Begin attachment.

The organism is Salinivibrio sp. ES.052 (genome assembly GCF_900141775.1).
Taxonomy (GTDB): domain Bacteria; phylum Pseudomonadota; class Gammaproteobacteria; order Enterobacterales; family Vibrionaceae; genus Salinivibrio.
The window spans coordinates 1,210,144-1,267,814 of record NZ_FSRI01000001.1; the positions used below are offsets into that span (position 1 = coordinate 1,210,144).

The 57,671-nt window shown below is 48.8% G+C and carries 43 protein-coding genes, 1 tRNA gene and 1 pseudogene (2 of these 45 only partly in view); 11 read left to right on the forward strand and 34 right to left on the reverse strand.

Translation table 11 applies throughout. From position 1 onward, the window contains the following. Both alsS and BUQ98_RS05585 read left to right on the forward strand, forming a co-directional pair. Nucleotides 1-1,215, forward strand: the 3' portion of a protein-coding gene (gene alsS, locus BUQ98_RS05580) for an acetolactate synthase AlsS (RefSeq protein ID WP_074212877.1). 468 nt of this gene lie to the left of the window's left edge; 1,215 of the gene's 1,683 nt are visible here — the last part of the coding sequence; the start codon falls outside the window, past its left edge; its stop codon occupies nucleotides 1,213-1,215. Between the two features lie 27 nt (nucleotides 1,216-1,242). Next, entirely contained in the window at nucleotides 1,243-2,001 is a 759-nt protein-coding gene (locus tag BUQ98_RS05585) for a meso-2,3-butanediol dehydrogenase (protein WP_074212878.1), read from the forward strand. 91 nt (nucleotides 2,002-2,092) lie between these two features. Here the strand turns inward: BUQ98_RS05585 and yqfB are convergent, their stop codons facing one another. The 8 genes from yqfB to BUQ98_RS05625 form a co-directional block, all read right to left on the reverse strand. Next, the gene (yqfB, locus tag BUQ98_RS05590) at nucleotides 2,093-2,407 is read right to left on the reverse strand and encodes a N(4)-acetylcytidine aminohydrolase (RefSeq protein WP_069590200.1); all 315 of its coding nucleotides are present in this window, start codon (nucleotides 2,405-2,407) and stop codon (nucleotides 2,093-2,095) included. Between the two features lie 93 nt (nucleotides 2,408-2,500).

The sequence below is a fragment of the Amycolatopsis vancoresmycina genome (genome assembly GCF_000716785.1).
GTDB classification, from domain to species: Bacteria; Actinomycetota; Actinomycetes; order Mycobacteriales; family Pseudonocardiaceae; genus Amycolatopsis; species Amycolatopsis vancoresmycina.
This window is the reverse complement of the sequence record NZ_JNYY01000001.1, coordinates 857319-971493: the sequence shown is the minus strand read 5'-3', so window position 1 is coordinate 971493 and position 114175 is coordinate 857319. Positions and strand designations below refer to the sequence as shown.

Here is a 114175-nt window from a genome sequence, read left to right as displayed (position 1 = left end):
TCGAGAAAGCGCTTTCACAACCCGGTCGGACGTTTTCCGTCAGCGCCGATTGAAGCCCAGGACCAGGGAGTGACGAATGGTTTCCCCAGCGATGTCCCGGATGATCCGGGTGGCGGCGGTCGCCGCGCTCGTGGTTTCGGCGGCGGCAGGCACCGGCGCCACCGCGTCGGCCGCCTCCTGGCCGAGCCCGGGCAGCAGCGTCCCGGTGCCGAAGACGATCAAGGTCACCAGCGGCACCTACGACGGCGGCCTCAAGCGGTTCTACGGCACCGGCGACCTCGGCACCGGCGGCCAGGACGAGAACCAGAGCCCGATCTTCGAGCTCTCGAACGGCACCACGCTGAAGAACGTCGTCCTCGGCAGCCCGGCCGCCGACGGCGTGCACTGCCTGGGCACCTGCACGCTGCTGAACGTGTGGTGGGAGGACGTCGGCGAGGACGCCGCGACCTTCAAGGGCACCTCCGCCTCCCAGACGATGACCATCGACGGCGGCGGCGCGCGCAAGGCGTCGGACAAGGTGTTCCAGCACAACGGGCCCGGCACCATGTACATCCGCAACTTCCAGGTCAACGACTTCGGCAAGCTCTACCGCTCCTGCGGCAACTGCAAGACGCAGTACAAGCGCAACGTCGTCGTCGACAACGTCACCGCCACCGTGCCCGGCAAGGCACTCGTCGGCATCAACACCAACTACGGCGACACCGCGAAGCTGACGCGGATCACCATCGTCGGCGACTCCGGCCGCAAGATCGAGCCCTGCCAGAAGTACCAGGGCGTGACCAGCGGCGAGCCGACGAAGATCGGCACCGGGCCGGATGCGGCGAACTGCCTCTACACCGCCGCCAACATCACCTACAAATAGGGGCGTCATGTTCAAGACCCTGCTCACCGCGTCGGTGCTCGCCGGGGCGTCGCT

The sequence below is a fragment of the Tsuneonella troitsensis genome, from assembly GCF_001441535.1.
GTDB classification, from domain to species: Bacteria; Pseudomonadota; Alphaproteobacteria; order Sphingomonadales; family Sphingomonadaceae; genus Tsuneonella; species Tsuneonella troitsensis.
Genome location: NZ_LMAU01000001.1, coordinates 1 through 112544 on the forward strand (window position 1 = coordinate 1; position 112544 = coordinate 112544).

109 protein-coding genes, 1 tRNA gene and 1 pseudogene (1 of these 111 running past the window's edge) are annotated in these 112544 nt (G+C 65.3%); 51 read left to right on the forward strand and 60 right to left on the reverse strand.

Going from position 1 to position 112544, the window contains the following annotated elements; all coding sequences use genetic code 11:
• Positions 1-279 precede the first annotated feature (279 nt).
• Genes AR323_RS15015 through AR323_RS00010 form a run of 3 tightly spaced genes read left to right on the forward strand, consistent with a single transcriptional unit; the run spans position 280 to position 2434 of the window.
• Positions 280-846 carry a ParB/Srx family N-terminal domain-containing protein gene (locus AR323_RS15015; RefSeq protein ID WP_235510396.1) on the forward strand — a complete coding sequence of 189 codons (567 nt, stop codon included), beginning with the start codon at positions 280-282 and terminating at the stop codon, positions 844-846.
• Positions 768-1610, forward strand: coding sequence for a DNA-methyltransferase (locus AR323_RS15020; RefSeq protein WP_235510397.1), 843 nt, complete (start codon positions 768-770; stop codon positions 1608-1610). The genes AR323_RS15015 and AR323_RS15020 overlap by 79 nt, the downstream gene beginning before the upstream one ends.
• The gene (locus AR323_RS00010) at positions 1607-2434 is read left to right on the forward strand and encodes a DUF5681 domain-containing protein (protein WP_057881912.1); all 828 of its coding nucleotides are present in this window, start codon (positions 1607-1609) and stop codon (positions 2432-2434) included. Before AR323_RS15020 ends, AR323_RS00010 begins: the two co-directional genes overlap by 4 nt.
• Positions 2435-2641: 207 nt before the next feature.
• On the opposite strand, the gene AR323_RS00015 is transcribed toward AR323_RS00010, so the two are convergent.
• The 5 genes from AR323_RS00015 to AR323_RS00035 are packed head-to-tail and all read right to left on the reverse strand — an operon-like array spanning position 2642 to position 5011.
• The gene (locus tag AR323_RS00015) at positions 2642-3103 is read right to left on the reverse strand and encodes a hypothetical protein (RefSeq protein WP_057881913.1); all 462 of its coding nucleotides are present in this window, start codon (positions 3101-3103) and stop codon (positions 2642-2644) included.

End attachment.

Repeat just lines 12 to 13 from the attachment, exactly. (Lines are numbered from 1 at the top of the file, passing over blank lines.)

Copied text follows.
GTDB classification, from domain to species: Bacteria; Pseudomonadota; Alphaproteobacteria; order Sphingomonadales; family Sphingomonadaceae; genus Tsuneonella; species Tsuneonella troitsensis.
Genome location: NZ_LMAU01000001.1, coordinates 1 through 112544 on the forward strand (window position 1 = coordinate 1; position 112544 = coordinate 112544).